If you’re a regular visitor of my website, you probably noticed that almost all content is geotagged. You can have a look at the map and search for images taken in the region you are interested in, or you can find descriptions of some interesting places. Almost all pages show the content geographically related to the place or image you’re looking at or reading about.

Before now, all geotagging was manual – after uploading the image I had to manually place a marker on the google map (on my website backend) to assign coordinates. It is pretty simple to do for short trips, but it becomes complex when I have to tag a large amount of photos.

After researching current photo geotagging tools, software and experience of other photographers I finally decided to go ahead with the technology and buy a GPS data logger device.

My first choice was a Visiontac VGPS-900. It is a super slim device that allows you to store your track onto the mini-SD flash card, record voice notes and use it as a Bluetooth GPS receiver at the same time. And on top of that it has a good battery life and nice design. For me the most important part was the ability to store track on the external flash card, I could put there 2Gb card and forget about the space available for track storage.

_mg_3815Unfortunately, this beautiful device didn’t work for me. After a pretty quick delivery from US, I charged it, switched on and … nothing. It was beeping, LEDs were blinking as per manual, but it could not fix its position. I tried it on the open space with no mountains, high-rises or tall trees – no luck. Contacting Visiotac support did not resolve the problem. I could not get an answer from online forums as well, but posting on one of the GPS related forums I found that there is another person with similar problem in Australia.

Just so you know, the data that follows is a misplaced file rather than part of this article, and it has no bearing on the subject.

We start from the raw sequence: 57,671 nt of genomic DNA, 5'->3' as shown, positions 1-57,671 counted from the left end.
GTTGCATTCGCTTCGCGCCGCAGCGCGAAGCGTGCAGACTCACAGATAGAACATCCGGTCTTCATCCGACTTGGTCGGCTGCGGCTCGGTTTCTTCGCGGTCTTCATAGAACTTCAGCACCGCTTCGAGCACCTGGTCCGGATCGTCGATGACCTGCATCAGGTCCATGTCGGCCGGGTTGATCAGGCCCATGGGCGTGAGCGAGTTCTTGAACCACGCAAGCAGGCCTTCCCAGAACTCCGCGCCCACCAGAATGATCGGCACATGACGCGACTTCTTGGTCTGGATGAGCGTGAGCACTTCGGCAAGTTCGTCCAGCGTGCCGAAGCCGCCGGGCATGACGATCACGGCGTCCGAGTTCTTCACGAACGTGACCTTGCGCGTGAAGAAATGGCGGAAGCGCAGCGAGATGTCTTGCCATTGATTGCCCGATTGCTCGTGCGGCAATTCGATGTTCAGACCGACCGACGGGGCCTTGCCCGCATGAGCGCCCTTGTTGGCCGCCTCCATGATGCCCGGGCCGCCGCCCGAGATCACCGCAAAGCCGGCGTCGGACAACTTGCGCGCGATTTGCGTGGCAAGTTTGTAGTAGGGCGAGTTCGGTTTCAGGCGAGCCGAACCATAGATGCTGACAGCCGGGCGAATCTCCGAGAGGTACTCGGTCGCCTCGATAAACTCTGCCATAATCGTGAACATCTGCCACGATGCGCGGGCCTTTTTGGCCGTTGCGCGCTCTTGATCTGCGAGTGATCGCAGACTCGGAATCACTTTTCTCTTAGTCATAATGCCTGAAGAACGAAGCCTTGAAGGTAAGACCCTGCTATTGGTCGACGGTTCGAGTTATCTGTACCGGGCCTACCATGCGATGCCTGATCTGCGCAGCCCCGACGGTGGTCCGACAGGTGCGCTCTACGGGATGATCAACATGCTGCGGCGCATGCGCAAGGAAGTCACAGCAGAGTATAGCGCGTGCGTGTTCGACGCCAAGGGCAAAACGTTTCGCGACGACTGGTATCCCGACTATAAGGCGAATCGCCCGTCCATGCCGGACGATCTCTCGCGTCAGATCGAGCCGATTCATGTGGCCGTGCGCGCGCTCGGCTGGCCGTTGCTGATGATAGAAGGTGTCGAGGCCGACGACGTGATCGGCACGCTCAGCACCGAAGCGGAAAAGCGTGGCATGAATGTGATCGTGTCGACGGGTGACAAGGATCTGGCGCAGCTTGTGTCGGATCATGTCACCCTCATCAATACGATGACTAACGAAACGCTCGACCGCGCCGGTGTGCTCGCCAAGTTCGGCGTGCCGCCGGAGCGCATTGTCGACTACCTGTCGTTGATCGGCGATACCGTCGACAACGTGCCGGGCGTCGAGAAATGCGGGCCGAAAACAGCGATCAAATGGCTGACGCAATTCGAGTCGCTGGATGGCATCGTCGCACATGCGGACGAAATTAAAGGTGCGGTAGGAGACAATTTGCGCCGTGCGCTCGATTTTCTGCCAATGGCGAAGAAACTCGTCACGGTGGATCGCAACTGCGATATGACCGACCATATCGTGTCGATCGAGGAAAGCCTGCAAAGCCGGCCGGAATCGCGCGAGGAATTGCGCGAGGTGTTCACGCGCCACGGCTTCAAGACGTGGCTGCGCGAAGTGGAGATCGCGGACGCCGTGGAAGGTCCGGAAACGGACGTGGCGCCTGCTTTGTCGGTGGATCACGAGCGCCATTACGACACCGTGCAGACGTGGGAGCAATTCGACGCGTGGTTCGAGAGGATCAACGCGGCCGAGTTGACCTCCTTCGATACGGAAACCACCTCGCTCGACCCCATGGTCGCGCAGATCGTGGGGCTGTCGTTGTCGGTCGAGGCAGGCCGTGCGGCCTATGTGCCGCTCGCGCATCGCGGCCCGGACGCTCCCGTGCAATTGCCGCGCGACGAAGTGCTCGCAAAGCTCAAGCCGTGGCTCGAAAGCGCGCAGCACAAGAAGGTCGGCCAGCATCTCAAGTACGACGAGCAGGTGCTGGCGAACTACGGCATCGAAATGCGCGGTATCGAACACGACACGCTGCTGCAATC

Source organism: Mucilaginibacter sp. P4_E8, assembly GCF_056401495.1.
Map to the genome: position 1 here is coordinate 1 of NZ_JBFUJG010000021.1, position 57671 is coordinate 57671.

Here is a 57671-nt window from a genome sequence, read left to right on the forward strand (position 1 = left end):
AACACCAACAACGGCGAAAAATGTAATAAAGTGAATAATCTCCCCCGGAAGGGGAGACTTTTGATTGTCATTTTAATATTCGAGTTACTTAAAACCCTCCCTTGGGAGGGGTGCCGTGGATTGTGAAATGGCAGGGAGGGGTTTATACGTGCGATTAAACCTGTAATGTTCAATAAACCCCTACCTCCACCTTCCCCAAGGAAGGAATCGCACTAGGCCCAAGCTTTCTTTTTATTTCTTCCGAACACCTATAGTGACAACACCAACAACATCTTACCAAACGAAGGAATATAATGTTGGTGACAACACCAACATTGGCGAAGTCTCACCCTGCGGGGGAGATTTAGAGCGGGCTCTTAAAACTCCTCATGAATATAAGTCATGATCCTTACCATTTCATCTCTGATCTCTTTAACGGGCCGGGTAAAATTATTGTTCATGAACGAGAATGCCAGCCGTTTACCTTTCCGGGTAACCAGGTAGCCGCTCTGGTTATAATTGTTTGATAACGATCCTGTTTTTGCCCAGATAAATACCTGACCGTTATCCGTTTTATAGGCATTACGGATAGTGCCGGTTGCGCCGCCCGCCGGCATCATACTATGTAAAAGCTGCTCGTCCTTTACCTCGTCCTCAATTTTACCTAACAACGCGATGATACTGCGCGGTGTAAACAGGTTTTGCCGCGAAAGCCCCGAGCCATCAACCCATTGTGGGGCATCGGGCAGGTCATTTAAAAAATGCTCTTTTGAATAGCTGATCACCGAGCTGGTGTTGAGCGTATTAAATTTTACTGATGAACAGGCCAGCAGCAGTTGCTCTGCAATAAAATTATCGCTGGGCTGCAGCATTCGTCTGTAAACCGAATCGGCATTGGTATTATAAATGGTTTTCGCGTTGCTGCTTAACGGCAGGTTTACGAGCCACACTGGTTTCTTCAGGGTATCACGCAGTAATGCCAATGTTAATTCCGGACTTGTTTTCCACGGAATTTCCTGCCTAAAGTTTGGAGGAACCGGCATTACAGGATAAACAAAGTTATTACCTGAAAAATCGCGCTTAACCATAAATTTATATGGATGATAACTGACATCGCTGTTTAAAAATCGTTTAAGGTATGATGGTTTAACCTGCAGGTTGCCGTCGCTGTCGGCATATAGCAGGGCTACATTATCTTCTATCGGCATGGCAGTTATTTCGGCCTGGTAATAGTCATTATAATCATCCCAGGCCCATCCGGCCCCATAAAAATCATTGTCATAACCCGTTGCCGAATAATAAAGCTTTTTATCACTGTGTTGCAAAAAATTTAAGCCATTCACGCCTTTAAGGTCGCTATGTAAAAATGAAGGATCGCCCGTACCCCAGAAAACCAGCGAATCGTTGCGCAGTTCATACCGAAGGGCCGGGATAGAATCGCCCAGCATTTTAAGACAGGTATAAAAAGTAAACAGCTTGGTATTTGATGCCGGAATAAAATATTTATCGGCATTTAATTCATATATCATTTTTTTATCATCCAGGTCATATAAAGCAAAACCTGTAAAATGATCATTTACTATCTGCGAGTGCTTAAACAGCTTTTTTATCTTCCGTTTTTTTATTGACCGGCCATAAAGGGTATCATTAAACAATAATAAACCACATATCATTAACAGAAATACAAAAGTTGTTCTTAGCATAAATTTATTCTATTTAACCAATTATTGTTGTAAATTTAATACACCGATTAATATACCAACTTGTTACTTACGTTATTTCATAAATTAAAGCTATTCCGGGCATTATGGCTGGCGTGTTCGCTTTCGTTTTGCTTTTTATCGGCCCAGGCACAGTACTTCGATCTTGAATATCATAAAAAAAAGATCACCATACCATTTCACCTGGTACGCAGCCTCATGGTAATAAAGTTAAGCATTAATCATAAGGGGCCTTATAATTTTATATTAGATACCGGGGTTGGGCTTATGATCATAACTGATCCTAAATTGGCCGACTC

I must say that good people from Semsons (an online shop where I bought the device) were much more helpful comparing to Visiontac support. I sent my GPS unit to them for RMA and to my surprise, when they received it, it worked in their location. To me, it looks like a bug in firmware. Semsons offered me to exchange the device with the other model, send me another VGPS-900 or refund.

Knowing that there is another person in Australia with the same problem I decided not to risk and picked another model – Transystem i-Blue747A+ GPS Trip Recorder also known as i747A+.

i-Blue 747 A+ GPS Data Logger

To be short – it just works. Device has

  • Internal memory to store up to 125000 waypoints (~35 hours of data). I’ll have to download track data every second day or so.
  • Battery life – up to 32 hours.
  • Two modes: Navigation only and Navigation + Logging
  • In NAV+LOG mode it will switch Bluetooth off if you don’t connect anything in 15 minutes or so.
  • It has good and bright enough LEDs. They are visible under direct sun.
  • Charger has mini-USB connector – very good, less chargers required.
  • AGPS (Assisted GPS) you can upload initial GPS data from a PC to speed up GPS fix time.
  • The latest MTKv2 chipset with 66 channels and insane sensitivity.
  • Acquisition time: it took about 1.5 minutes to get a very first fix, after that it takes between 5 and 30 seconds.

i-Blue 747 A+ GPS Data Logger

 Some disadvantages:

  • It is a dashboard device – there is no way to attach a lace or clip to it. You can’t put it on your belt, you can’t fix it to your photo bag…
  • It is an indoor device – absolutely no weather sealing, cheap plastic body.
  • It is bigger than VGPS-900

It comes with a car charger, USB-to-mini-USB cable, Li-Ion battery similar to one of the Nokia batteries, CD-ROM with drivers, manual and software.

Packaged software is pretty basic, but allows you to do everything you need to control the device and geotag your images. 

i-Blue 747 A+ GPS Data Logger

For my workflow I decided to use alternative software:

  • BT747 allows you to control practically all settings of the device and GPS chipset, download log file, convert log file to GPX, NMEA, CVS, HTML, KML, KMZ formats.
  • GpicSync reads GPX files and inserts coordinates into EXIF data.

Both applications are free.

To make all of this work together I have to keep my camera clock in sync with GPS. I set my camera to use a UTC time zone and don’t care about daylight savings, time zones and etc.

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